[Hey, the box is bigger! Thanks, Scott T./whoever.]

       —Steve Bean    Mar. 24 '06 - 09:41PM    #
  6. Whether it is lip service or not, at least they are getting public input. I think they do listen to it to a certain degree. It is slightly different this year because they aren’t really talking about cutting anything, but in general, the more people who show up to protest a cut, the less likely the City will be to cut it. If nothing else, these meetings are a pretty good, low-key way to talk with city staff and Council members. Not nearly as contentions or restricted as City Council meetings.

       —Juliew    Mar. 24 '06 - 10:00PM    #
  7. Did anyone see the absurd article in the Observer about parking downtown? It’s hard to believe that the city leaders are working so hard to kill downtown.

       —JD    Mar. 26 '06 - 08:00AM    #
  8. Perhaps it’s worth a whole thread to itself for parking?

    In the meantime, based on the Observer article JD mentions, it looks like there are city leaders on different sides of the parking question.

    What caught my eye was the quote from AU’s own Juliew.

    According to the Observer, Jennifer Hall would like to ‘wean’ downtown users (like Juliew, presumably) from their cars by limiting parking.

    There seems to exist a profile, I’m not sure how common: walk/bike/bus to work, walk/bike/bus to shop some, still have a car for various other needs (in addition to Juliew, there was an author of an Other Voices piece in the A2 News recently, who seemed to fit this description). Question for people fitting this profile regarding car ‘sharing’ or ‘co-op’ arrangments: assuming you need access to a car on some basis, how regular on average would that need to be, and how far out would you be willing to plan to reserve a vehicle? What would be a deal killer?

    Since I more or less fit that same profile, my answer is: around once a week access, and one weekend a month; around 3-days in advance to reserve would work; deal-breaker would be if other users smoked in the car.

       —HD    Mar. 26 '06 - 09:08AM    #
  9. HD – I’ll just put in a quick plug for A2C3, the Ann Arbor Community Car Co-op, here. It/we’ve had a shared car on the road for about a year now (based near Miller & Cherry), though we’re kind of reorganizing now since some of the key members moved away. If you want to play around with tweaking a carsharing group, though, you’d be welcome.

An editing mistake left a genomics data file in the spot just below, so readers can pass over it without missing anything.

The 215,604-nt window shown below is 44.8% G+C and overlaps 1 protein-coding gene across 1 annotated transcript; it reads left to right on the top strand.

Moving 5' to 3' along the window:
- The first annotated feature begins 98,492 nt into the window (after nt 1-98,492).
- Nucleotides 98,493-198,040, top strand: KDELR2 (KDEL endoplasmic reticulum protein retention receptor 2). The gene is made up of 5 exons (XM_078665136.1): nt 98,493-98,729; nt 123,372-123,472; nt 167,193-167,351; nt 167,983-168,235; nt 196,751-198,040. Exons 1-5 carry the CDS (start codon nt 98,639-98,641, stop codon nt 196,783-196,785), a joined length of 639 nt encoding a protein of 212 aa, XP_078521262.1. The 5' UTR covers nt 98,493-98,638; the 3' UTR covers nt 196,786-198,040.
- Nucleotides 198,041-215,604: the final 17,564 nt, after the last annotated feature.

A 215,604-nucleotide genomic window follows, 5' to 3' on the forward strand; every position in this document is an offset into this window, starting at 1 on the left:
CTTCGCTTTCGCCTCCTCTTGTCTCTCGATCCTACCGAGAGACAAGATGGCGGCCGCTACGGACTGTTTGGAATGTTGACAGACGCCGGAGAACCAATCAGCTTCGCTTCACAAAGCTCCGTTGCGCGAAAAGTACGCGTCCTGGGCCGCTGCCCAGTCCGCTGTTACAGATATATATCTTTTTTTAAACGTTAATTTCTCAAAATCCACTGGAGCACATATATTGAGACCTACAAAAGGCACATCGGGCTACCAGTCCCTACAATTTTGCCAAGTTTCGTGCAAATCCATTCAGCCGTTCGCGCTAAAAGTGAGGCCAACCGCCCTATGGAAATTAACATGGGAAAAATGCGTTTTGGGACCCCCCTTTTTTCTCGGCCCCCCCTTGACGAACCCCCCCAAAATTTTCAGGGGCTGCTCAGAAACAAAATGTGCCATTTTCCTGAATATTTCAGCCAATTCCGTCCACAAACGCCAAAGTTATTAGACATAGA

info /at/

       —Murph    Mar. 26 '06 - 07:51PM    #
  10. Yes, I think it would be good to have a new article about parking, considering both the Observer article and the fact that the City will soon be embarking on a parking study.

    Personally, I think any attempt to “wean” people from their cars is doomed to failure, and a parking policy for downtown along these lines will simply mean failed stores and projects.

    “In Michigan there can be nothing wrong with the car.”

       —David Cahill    Mar. 26 '06 - 10:55PM    #
  11. Except the demonstrated preference for alternative transportation and the hideous mess auto dependency has gotten us in.

    Dave, how do you simultaneously promote the preservation of pre-automobile historic districts in your own neighborhood, effectively protecting them from auto-oriented development, AND promote auto-oriented development downtown?

       —Dale    Mar. 27 '06 - 12:00AM    #
  12. Dale, residential neighborhoods in AA, even the oldest, were not pre – horse – and – buggy. Individual means of transportation, and accommodations for them, have always been used by AA residents.

    I don’t favor a huge amount of development downtown. But any development that does happen must have parking to accommodate folks who normally use cars. People are not going to change their transportation habits just for the dubious benefits of working/living/shopping downtown.

    I refer you to this past week’s issue of Business Review, which reported on a recent program about development in Detroit and environs. One speaker said people should just give up on mass transit, since it has failed everywhere.

    Sorry, I haven’t got my Observer yet, so I can’t comment on what’s in that article.

       —David Cahill    Mar. 27 '06 - 12:25AM    #
  13. David Cahill wrote “One speaker said people should give up on mass transit, since it has failed everywhere.”

    What the online edition of Business Review reported from this panel discussion, which also included Michael Finney and David Brandon was:

    “Attempts at mass transportation have been tried and failed every time. Let’s focus on what we can accomplish rather than an issue that we keep failing at,” Rothwell said.